A Study by John Moores University Centre for Public Health results showed that 83.6% of purchase attempts resulted in a sale of alcohol to a pseudo-intoxicated actor. Alcohol sales increased with the number of poorly managed and problematic bars had, yet even in those with no markers, 66.7% of purchase attempts resulted in a sale. Bar servers often recognised signs of drunkenness in actors, but still served them. In 18% of alcohol sales, servers attempted to up-sell by suggesting actors purchase double rather than single vodkas.

Conclusions UK law preventing sales of alcohol to drunks is routinely broken in nightlife environments, yet prosecutions are rare. Nightlife drunkenness places enormous burdens on health and health services. Preventing alcohol sales to drunks should be a public health priority, while policy failures on issues, such as alcohol pricing, are revisited.

The full report is available at: http://jech.bmj.com/content/early/2014/01/03/jech-2013-203287.short?g=w_jech_ahead_tab

6. Domestic Security Lighting part 6: light fittings
Article in CRP news at: http://www.crp-news.com/htm/n20140123.625901.htm

7. Solar Farm Planning Guidance – Thanks to Peter Bennett, TVP for this.
This guide issued by BRE in October 2013 is attached. There is a section on security at page 12.

8. Affordable sector completions now on the rise
NHBC data for the three months to the end of January 2014 shows 24,800 housing starts, 20.1% above the same period in 2013. The affordable sector (up 25.7%) performed relatively stronger than the private sector (up 18.1%). The data also showed 28,800 homes completed in the three month period, 16.8% more than the same period in 2013 (private sector 19.3% increase, affordable sector 9.0% increase). Meanwhile plots under construction now sit at 135,400, 9.4% higher compared to the same time last year.
Another statistic is that below ground water proofing failures on builds since 2005, have cost the industry in the region of £21 million, affecting nearly 890 homes.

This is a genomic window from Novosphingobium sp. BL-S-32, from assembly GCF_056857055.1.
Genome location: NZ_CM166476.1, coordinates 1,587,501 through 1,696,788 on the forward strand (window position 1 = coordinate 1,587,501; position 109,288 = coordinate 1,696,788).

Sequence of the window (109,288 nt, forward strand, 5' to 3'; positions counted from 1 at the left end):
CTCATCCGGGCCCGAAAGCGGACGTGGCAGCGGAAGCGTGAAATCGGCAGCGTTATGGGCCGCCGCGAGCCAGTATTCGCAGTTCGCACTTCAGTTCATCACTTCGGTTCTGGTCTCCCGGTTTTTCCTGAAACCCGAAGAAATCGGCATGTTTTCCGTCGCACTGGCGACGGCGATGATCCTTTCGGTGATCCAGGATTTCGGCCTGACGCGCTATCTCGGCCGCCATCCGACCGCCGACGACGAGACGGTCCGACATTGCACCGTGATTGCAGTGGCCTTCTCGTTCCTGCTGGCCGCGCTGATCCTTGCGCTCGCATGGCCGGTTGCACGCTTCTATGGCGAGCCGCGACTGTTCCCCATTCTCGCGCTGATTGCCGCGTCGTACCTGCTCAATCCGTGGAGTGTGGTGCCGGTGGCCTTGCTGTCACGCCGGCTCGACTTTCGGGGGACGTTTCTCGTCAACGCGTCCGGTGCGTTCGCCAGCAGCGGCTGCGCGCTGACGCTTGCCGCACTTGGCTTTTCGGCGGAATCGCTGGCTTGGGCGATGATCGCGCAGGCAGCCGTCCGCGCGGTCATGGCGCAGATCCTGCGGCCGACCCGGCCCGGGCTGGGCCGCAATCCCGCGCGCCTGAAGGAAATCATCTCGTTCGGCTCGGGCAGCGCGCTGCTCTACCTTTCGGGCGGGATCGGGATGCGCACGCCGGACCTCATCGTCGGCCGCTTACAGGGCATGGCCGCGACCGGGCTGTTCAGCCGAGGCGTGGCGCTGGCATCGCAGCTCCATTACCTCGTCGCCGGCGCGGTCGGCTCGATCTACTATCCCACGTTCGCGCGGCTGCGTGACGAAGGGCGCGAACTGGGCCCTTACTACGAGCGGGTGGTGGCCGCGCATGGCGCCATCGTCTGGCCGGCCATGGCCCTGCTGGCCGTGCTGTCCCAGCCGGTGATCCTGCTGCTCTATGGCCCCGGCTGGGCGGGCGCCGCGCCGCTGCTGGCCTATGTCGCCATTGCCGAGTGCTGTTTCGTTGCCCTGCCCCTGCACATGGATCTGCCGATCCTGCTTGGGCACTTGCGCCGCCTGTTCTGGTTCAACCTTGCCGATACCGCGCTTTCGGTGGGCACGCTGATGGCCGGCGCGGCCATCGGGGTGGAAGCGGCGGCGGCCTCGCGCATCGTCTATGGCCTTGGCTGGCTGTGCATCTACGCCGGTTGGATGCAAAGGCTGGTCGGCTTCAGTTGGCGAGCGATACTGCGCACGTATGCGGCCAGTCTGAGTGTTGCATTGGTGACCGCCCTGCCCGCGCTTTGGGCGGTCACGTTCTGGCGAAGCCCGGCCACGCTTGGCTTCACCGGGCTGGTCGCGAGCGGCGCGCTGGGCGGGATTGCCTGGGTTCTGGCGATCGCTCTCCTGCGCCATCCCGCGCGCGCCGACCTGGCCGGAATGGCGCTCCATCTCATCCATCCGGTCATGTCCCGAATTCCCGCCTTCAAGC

9. Local alcohol action areas
Presents the 20 LAAAs (local alcohol action areas), as announced in February 2014, and the aims of each area. More at: https://www.gov.uk/government/publications/local-alcohol-action-areas

10. Government acts over bids to thwart office-to-homes conversions – Thanks to Mark Montgomery, Hertfordshire for this
Two councils have been named in Parliament for misapplying Article 4 directions in a bid to prevent office-to-home conversions under new permitted development rights introduced last year. The planning authorities – Islington Council in London and Broxbourne Borough Council in Hertfordshire – were named in a Commons statement by Planning Minister Nick Boles who said that a small minority of town halls were “trying to undermine” Government policy designed to provide more homes. In his Commons statement the minister said he was aware of eight local authorities having issued Article 4 directions to remove the new right, with some applying across the entire authority and others applying to specific areas. He said his department was writing to Islington and Broxbourne to request they consider reducing the extent of their Article 4 directions so that they were “more targeted". He stressed: “Ministers are minded to cancel Article 4 directions which seek to re-impose unjustified or blanket regulation, given the clearly stated public policy goal of liberalising the planning rules and helping provide more homes.” He also said that national planning practice guidance would be updated to clarify how councils should apply tests to determine applications for prior approval for office to home conversions. "In some instances, authorities do not appear to have applied the correctly intended tests to determine applications for prior approval and have sought to levy developer contributions where they are not appropriate," he told MPs.
Read the ministerial statement.